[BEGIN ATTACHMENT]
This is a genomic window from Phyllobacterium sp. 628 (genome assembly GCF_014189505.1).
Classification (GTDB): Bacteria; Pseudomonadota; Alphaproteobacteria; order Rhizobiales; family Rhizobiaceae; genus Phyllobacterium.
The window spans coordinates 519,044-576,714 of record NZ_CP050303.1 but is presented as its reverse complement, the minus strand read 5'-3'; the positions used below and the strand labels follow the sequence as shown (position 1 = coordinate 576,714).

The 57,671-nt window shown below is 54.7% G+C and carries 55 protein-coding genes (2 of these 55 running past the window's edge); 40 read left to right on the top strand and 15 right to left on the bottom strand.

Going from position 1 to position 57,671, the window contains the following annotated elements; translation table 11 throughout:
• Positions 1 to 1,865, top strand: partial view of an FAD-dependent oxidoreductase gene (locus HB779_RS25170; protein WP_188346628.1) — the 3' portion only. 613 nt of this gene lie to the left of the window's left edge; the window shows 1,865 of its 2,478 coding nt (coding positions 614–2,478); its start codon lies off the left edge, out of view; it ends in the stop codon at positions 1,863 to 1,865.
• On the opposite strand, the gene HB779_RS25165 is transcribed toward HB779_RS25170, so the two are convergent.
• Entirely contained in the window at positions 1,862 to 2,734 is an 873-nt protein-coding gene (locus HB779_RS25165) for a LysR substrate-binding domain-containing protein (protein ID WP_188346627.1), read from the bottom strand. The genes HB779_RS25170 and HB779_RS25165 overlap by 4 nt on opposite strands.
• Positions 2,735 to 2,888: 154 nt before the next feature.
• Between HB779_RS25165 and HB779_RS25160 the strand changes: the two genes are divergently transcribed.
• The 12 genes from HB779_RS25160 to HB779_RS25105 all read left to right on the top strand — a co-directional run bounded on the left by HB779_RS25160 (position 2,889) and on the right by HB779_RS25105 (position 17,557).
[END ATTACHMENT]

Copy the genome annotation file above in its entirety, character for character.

This is a genomic window from Phyllobacterium sp. 628 (genome assembly GCF_014189505.1).
Classification (GTDB): Bacteria; Pseudomonadota; Alphaproteobacteria; order Rhizobiales; family Rhizobiaceae; genus Phyllobacterium.
The window spans coordinates 519,044-576,714 of record NZ_CP050303.1 but is presented as its reverse complement, the minus strand read 5'-3'; the positions used below and the strand labels follow the sequence as shown (position 1 = coordinate 576,714).

The 57,671-nt window shown below is 54.7% G+C and carries 55 protein-coding genes (2 of these 55 running past the window's edge); 40 read left to right on the top strand and 15 right to left on the bottom strand.

Going from position 1 to position 57,671, the window contains the following annotated elements; translation table 11 throughout:
• Positions 1 to 1,865, top strand: partial view of an FAD-dependent oxidoreductase gene (locus HB779_RS25170; protein WP_188346628.1) — the 3' portion only. 613 nt of this gene lie to the left of the window's left edge; the window shows 1,865 of its 2,478 coding nt (coding positions 614–2,478); its start codon lies off the left edge, out of view; it ends in the stop codon at positions 1,863 to 1,865.
• On the opposite strand, the gene HB779_RS25165 is transcribed toward HB779_RS25170, so the two are convergent.
• Entirely contained in the window at positions 1,862 to 2,734 is an 873-nt protein-coding gene (locus HB779_RS25165) for a LysR substrate-binding domain-containing protein (protein ID WP_188346627.1), read from the bottom strand. The genes HB779_RS25170 and HB779_RS25165 overlap by 4 nt on opposite strands.
• Positions 2,735 to 2,888: 154 nt before the next feature.
• Between HB779_RS25165 and HB779_RS25160 the strand changes: the two genes are divergently transcribed.
• The 12 genes from HB779_RS25160 to HB779_RS25105 all read left to right on the top strand — a co-directional run bounded on the left by HB779_RS25160 (position 2,889) and on the right by HB779_RS25105 (position 17,557).